Consecutive patients who underwent the CABG procedure between 2012 and 2015 were grouped randomly according to two different surgical techniques. The first group (Group 1) consisted of patients who underwent CABG by CPB and the cross-clamp (on-pump with cross-clamp) technique. The second group (Group 2) consisted of patients who underwent CABG by the beating-heart (off-pump) technique. Proximal anastomosis was performed using side clamps. The duration of use of the cross-clamp did not exceed 90 minutes, and the length of CPB did not exceed 120 minutes in Group 1.
To create a homogeneous group, the exclusion criteria were as follows: hypoalbuminemia (a serum albumin level < 3.5 gr/dL); nutritional disorders; dialysis or a serum creatinine level of 2 gr/dL; aortic pathology detected during surgery and during which the operational procedure was changed; needing postoperative intra-aortic balloon pump support; and having undergone surgery under emergency conditions, reoperative CABG, CABG without a touching ascending aorta (no-touch), LIMA-left anterior descending (for single vascular disease patients) CABG, a second CABG, valvular and CABG during the same session, or surgical exploration for any other postoperative reason, including chronic renal insufficiency and dialysis.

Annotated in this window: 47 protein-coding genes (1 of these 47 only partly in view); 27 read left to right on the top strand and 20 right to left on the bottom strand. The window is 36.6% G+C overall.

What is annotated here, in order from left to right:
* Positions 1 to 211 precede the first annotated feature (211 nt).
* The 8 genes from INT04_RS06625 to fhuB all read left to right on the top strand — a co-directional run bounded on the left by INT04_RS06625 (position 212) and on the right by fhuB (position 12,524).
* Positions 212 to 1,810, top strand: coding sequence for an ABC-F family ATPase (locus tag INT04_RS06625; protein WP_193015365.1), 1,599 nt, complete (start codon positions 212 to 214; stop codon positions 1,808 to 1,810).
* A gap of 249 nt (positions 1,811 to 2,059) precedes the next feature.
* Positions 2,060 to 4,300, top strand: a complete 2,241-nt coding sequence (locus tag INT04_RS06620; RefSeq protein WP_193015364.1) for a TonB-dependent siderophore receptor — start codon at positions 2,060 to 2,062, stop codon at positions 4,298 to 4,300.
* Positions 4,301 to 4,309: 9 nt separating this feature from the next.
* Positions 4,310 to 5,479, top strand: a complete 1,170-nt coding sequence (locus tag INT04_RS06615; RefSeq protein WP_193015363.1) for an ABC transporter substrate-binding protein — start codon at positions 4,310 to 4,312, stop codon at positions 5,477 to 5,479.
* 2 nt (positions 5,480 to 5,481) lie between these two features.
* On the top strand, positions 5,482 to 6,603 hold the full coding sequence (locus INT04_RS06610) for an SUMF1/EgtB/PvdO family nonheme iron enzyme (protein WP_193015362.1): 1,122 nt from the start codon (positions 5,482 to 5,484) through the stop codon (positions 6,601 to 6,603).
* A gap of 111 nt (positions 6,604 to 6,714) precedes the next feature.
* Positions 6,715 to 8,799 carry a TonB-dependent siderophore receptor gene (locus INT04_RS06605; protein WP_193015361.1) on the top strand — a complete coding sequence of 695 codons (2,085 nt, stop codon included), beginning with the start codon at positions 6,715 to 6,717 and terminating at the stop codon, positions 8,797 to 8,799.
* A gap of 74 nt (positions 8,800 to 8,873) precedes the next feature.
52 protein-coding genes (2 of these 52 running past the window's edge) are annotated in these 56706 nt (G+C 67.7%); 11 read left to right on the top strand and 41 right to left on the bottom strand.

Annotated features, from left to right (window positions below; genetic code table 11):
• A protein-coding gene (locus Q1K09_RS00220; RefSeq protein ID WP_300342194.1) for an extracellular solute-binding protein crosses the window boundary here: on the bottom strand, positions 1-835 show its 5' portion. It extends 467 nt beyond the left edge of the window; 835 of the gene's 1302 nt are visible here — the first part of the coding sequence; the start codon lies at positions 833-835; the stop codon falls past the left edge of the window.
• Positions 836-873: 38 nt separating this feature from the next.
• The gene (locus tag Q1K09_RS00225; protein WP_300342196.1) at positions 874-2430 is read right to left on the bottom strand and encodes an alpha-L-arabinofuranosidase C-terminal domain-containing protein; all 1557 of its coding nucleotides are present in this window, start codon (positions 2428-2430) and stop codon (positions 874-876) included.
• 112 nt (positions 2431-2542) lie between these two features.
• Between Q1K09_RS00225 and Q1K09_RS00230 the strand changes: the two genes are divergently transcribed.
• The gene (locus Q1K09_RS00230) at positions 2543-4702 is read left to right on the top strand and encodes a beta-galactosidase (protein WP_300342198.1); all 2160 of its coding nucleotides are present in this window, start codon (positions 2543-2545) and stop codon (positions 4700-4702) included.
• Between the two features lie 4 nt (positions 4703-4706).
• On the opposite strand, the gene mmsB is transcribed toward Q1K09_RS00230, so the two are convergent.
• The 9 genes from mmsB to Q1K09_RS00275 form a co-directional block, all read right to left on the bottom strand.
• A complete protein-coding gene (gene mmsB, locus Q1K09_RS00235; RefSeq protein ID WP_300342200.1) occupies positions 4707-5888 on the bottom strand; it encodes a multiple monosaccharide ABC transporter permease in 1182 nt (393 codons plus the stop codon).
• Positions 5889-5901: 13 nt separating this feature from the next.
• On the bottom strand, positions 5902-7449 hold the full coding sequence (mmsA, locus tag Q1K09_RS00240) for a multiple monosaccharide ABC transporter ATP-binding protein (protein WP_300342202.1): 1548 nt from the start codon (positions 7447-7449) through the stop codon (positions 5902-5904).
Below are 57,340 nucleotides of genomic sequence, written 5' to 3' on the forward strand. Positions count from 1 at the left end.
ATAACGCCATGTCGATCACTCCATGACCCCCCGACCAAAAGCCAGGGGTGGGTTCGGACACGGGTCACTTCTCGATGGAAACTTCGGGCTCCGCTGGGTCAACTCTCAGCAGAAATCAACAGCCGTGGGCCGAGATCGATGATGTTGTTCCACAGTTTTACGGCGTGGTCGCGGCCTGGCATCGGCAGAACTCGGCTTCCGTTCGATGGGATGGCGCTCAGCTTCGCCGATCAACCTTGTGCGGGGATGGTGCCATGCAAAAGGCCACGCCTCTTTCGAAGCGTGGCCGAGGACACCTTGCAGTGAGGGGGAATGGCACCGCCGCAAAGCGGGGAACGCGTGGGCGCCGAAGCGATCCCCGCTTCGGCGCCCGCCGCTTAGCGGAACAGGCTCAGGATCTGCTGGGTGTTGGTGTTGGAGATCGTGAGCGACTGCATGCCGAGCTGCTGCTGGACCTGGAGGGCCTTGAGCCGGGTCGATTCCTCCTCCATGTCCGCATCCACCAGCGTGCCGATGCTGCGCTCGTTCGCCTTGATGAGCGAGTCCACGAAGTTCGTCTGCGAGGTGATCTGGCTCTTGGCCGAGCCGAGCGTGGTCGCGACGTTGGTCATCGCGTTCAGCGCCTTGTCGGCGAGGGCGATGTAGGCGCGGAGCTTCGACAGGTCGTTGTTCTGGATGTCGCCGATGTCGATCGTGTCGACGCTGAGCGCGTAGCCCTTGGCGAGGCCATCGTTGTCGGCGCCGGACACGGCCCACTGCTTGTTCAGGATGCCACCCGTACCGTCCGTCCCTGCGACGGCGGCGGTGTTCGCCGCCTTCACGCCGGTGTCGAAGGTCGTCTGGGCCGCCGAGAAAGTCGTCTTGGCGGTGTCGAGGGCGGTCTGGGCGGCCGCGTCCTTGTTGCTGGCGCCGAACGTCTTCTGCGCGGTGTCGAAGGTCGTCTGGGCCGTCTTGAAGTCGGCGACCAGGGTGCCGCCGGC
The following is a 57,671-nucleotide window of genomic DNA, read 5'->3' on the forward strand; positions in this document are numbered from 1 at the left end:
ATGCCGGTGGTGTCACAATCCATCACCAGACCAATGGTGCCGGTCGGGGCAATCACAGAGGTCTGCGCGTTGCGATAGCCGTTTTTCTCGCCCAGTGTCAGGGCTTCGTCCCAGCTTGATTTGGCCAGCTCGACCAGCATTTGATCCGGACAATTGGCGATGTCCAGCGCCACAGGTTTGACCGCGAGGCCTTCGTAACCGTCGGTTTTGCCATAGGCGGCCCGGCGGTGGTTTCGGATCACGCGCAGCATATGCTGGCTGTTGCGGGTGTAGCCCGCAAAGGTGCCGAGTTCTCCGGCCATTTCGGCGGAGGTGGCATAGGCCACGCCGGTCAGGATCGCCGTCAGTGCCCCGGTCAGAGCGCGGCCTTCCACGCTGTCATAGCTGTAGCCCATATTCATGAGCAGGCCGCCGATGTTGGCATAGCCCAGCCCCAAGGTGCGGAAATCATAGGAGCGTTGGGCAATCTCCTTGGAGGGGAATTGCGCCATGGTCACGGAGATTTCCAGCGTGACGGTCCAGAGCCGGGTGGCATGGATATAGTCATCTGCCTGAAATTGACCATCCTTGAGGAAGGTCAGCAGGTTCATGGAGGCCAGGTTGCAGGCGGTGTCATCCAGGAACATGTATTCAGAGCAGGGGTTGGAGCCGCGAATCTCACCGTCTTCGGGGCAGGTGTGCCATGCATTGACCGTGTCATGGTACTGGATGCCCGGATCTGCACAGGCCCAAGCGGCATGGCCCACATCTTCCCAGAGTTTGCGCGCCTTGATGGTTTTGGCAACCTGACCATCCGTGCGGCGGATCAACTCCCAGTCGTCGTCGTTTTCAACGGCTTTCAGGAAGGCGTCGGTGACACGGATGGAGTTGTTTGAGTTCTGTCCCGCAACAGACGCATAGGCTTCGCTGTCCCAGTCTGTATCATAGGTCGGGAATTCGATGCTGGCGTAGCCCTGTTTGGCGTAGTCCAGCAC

In all, 91 (52.2%) patients underwent CABG by CPB, and 83 (47.8%) underwent CABG by the beating-heart technique. The age range of subjects was 61-79 years (mean ± standard deviation, 68±5 years); there were 111 (63.8%) males and 63 (36.2%) females. There were 147 (84.5%) patients with hypertension, 71 (40.8%) smokers, and 37 (21.3%) patients with COPD (Table 1). The number of grafts was 3.1±1 (Table 2). The preoperative Hct value was 39.2±4.4%, the Hb was 12.4±1.6 gr/dL, and the thrombocyte count was 260.1±78.7. At the time of admission to the CVS ICU after surgery, the Hct value was 31±3.5%, the Hb was 10.4±1.5 gr/dL, and the thrombocyte count was 201.1±85.2. The drainage was 708.9±232.8 mL during the first postoperative 24 hours, whereas it was 233.9±162.7 mL during the second 24 hours. The number of RBC collection bags administered was 1.7±1.2 and the number of bags of FFP was 2.8±1.5 (Table 3).